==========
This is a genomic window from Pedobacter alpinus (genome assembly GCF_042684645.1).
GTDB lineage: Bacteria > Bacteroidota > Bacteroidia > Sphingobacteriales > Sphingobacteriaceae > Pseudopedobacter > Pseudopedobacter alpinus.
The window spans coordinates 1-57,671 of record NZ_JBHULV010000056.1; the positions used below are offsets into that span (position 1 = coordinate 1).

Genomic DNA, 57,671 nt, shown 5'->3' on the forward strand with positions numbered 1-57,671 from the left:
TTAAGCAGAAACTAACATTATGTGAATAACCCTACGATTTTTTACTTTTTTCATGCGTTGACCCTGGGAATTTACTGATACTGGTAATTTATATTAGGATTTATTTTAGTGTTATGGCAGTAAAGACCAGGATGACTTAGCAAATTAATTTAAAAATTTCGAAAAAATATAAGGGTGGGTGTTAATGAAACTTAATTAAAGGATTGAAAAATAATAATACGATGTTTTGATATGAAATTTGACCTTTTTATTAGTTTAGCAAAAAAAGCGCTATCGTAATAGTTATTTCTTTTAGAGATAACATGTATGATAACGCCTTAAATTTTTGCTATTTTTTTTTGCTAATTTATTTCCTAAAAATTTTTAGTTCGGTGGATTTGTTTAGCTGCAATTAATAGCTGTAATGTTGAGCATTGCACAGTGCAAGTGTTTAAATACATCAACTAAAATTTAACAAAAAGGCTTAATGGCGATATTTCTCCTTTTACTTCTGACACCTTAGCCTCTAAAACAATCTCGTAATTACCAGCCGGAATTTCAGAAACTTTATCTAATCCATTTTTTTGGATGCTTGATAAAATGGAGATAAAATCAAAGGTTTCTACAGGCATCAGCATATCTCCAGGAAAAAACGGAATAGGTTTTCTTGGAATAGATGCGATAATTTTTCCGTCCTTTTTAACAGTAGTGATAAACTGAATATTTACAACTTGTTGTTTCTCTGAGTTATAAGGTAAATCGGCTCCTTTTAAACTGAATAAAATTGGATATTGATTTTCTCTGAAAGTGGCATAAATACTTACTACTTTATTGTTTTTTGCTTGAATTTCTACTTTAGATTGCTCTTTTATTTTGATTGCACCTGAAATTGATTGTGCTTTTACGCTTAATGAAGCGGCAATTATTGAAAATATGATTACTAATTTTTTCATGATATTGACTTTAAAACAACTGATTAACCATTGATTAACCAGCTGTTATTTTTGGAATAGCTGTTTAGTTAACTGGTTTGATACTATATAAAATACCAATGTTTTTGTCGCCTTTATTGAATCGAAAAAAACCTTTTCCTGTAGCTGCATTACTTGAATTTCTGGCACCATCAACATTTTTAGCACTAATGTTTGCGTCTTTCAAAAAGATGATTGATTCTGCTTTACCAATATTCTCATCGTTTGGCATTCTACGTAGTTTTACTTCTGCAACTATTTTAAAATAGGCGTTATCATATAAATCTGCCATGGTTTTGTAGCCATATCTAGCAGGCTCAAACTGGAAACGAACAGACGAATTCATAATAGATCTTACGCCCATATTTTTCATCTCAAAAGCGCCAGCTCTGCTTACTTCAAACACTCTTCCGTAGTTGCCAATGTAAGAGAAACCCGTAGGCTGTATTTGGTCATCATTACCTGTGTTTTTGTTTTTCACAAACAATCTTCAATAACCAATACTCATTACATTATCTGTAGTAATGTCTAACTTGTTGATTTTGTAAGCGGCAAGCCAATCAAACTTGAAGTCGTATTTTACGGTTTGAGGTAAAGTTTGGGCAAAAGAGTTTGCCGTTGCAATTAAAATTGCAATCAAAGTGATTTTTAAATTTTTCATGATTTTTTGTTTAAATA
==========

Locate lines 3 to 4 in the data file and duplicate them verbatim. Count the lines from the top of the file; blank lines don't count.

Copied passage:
The window spans coordinates 1-57,671 of record NZ_JBHULV010000056.1; the positions used below are offsets into that span (position 1 = coordinate 1).

Genomic DNA, 57,671 nt, shown 5'->3' on the forward strand with positions numbered 1-57,671 from the left: